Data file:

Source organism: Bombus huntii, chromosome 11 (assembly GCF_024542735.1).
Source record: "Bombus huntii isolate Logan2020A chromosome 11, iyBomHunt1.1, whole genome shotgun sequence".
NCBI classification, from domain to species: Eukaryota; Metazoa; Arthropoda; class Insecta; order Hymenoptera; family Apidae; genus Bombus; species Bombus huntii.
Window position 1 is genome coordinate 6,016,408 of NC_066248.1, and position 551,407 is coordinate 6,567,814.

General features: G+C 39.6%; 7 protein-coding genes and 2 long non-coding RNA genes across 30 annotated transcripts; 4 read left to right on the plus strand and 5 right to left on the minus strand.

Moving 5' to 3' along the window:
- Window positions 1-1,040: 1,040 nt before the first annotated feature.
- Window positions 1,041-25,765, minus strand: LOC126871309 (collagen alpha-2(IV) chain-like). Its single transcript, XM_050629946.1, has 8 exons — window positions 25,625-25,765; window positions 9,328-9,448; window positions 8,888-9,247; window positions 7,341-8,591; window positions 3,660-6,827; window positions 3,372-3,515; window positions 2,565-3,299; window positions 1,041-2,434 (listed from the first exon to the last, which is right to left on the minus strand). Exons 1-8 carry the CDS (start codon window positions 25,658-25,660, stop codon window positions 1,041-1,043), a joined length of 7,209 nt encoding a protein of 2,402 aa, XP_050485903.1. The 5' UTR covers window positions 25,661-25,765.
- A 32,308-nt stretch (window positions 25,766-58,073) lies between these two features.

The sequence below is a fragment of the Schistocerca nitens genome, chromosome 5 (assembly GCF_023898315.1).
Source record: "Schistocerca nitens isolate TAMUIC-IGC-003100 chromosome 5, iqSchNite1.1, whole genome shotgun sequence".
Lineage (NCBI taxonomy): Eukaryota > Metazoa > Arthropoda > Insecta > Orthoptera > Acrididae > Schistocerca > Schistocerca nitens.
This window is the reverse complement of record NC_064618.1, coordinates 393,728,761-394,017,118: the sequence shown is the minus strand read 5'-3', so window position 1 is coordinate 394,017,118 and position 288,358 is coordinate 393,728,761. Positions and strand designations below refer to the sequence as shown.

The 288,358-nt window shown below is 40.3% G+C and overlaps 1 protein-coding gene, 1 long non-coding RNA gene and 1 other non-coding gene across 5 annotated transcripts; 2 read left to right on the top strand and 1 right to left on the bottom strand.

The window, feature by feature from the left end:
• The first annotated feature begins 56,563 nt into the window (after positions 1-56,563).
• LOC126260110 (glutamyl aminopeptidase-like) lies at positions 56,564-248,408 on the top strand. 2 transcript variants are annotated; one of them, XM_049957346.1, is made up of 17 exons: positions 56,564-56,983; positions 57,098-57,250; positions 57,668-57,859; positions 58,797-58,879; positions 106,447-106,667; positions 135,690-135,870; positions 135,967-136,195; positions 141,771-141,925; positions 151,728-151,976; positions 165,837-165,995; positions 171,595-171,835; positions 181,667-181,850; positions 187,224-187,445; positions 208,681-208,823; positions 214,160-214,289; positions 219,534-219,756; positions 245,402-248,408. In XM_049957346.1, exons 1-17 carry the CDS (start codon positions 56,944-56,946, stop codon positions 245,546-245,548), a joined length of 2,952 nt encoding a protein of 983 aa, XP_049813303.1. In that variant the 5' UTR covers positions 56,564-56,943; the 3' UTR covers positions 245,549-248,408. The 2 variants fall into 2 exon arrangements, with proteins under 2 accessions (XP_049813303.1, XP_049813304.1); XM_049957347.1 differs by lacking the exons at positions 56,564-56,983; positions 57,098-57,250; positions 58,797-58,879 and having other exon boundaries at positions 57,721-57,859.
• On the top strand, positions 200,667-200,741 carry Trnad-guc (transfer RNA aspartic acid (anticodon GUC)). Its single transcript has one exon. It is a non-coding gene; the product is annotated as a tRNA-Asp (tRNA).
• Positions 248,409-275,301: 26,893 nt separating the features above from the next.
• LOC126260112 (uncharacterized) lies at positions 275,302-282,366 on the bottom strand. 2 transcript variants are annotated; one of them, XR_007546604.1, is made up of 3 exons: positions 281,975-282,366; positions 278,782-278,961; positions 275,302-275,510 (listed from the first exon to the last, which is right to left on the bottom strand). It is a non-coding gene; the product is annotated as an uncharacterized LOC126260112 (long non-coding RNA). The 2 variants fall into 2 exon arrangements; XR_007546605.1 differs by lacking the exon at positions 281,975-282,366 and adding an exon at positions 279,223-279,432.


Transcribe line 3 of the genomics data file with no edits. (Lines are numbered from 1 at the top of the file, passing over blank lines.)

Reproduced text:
NCBI classification, from domain to species: Eukaryota; Metazoa; Arthropoda; class Insecta; order Hymenoptera; family Apidae; genus Bombus; species Bombus huntii.